BERLIN — NATO nations struggled Thursday to overcome deep differences over the military campaign in Libya, failing to find new ground-attack aircraft for the fight despite French and British calls for more intense airstrikes against Moammar Gadhafi's forces.
Alliance members agreed that Gadhafi must leave power but insisted the military mission remain focused on its declared goals of enforcing an arms embargo, protecting civilians and forcing the withdrawal of Gadhafi forces from cities they have entered.
The limitations of NATO's aims have been tested by the Libyan rebels' inability to make progress against Gadhafi's stronger and better organized forces, who have camouflaged themselves and hidden in populated areas to avoid Western airstrikes now in their third week. As a result, Britain and France have been calling for more strikes by their NATO allies, particularly the U.S., with its sophisticated surveillance and weapons systems. The U.S. says it sees no need to change what it calls a supporting role in the campaign – even though it has still been flying a third of the missions – and many other NATO nations have rules preventing them from striking Gadhafi's forces except in self-defense.
NATO Secretary-General Anders Fogh Rasmussen said NATO needed more aircraft to attack Gadhafi's forces in populated areas but the first day of the meeting led to no commitments of new planes.
"To avoid civilian casualties we need very sophisticated equipment, so we need a few more precision fighter ground-attack aircraft for air-to-ground missions," he said. "I don't have specific pledges or promises from this meeting, but I heard indications that gave me hope."
Meanwhile, Gadhafi's troops unleashed heavy shelling for three hours on the port city of Misrata, which is partly held by rebels who are defending positions against government forces. At least nine people were killed, witnesses said,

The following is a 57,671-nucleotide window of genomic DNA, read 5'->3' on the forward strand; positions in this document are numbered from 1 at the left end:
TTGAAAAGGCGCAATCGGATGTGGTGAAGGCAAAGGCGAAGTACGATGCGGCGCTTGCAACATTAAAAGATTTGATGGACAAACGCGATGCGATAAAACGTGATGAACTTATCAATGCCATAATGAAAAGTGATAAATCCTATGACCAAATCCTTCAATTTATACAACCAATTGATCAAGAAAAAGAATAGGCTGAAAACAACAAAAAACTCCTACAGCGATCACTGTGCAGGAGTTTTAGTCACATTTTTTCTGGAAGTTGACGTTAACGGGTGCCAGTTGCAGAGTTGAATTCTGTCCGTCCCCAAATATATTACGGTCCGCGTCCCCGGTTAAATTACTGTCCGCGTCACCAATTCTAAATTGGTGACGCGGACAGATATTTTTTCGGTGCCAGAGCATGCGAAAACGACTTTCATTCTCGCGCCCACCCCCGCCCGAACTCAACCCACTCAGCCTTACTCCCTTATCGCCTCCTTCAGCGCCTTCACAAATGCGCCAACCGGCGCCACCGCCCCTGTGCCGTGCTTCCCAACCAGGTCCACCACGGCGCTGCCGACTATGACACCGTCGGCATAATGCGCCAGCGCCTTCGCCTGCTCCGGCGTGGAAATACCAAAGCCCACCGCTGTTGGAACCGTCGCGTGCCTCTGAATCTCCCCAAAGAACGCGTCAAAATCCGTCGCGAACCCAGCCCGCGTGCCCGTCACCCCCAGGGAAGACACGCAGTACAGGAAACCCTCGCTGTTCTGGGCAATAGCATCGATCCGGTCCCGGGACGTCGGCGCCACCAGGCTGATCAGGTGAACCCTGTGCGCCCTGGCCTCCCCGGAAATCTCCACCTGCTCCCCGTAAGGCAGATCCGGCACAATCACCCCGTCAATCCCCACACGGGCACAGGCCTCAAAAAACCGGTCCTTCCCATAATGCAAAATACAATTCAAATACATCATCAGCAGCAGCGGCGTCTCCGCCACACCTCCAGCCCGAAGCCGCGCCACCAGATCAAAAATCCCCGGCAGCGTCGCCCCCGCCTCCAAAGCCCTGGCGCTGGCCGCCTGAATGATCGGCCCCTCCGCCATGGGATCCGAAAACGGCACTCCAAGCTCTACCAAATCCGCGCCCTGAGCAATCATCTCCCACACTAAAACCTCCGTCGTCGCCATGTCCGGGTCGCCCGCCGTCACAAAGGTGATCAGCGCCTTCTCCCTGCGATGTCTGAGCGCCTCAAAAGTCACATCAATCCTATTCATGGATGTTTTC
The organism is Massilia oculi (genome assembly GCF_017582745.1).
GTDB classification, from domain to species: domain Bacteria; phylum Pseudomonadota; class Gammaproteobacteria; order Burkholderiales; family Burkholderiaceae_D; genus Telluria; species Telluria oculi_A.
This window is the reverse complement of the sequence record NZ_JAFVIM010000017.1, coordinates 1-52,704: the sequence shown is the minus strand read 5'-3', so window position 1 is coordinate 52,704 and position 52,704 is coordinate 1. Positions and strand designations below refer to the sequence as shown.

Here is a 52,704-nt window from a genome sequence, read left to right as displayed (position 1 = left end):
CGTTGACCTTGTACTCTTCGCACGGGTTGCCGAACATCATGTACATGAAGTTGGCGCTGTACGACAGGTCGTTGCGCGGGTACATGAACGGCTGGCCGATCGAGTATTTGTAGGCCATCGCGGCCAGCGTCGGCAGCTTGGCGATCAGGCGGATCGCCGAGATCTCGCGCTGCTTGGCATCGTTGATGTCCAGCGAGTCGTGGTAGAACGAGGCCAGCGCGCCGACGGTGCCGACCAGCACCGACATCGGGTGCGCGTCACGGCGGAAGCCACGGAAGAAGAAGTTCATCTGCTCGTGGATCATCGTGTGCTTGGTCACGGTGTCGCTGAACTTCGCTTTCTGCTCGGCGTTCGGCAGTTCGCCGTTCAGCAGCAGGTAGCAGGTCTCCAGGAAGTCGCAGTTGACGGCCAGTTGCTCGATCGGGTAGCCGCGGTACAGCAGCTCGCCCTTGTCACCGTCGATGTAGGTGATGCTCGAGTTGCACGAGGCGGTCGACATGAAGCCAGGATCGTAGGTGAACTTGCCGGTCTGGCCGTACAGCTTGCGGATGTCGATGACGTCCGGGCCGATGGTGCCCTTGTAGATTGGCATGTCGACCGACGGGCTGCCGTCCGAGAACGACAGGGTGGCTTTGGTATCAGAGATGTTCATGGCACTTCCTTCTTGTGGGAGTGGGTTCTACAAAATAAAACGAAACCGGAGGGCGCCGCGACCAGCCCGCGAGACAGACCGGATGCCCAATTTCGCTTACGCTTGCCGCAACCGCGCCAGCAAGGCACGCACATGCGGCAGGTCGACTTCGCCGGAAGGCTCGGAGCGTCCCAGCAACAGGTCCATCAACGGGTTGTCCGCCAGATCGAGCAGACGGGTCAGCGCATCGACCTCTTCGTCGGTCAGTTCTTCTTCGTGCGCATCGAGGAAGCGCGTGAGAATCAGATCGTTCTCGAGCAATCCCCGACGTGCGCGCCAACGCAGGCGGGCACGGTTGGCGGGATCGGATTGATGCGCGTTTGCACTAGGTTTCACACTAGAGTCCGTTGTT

U.S. Secretary of State Hillary Rodham Clinton did not say whether the U.S. would send more ground attack craft, but she appealed to the other NATO foreign ministers for unity over the Libyan campaign.
"As our mission continues, maintaining our resolve and unity only grows more important," Clinton said. "Gadhafi is testing our determination."
NATO's 28 members are "sharing the same goal, which is to see the end of the Gadhafi regime in Libya," Clinton said. "We must also intensify our political, diplomatic and economic mission to pressure and isolate Gadhafi and bring about his departure."
She said, however, that regime change was outside NATO's military mandate.
In Cairo, U.N. Secretary-General Ban Ki-moon chaired a meeting of regional and international organizations on Libya and set three targets: reaching and implementing a cease-fire, delivering humanitarian aid and starting a dialogue on Libya's future.
Rasmussen said the alliance's foreign ministers had endorsed a statement calling for Gadhafi to leave power, and remain committed to completing the mission there despite the recent divisions.
France, which pushed NATO to launch the Libyan campaign, is now pushing other countries at the meeting to work "on more robust, more efficient, more rapid actions," French Foreign Ministry spokesman Bernard Valero said in Paris.
The Pentagon noted that Americans have flown 35 percent of all air missions over the last 10 days. Fogh Rasmussen said the alliance is keeping up "a high operational tempo," he added.
One proposal from Italy – Libya's former colonial ruler – calls for the western powers to provide defensive weapons to rebels. Clinton didn't comment on that plan but said the world must "deepen our engagement with and increase our support for" the Libyan opposition.
"In reality, we have the same objective – this objective is to allow the Libyan people to enjoy democratic freedom," said France's foreign minister, Alain Juppe, adding "there will not be a military solution to the problem, there can only be a political solution."
"There is no future in Libya with Gadhafi," Juppe added.
Juppe was guarded when asked whether France believes Libyan rebels should be supplied with arms.
"France is not in this frame of mind," he replied.
German Foreign Minister Guido Westerwelle said Berlin agrees with France and others that "Libya can only have a good future if this dictator goes."
Thursday's NATO meeting also was to address efforts to hand over security responsibility in Afghanistan to local forces.
The European Union rewarded the most senior official to defect from Gadhafi's regime by unfreezing his assets and lifting a visa ban that had barred him from traveling in any of the 27 EU countries.
The measure lifting sanctions against former Foreign Minister Moussa Koussa – agreed to Tuesday but made public Thursday – was at least in part an attempt to lure other senior figures into deserting Gadhafi defectors, an EU official said.
David Rising in Berlin and Don Melvin in Brussels contributed to this report.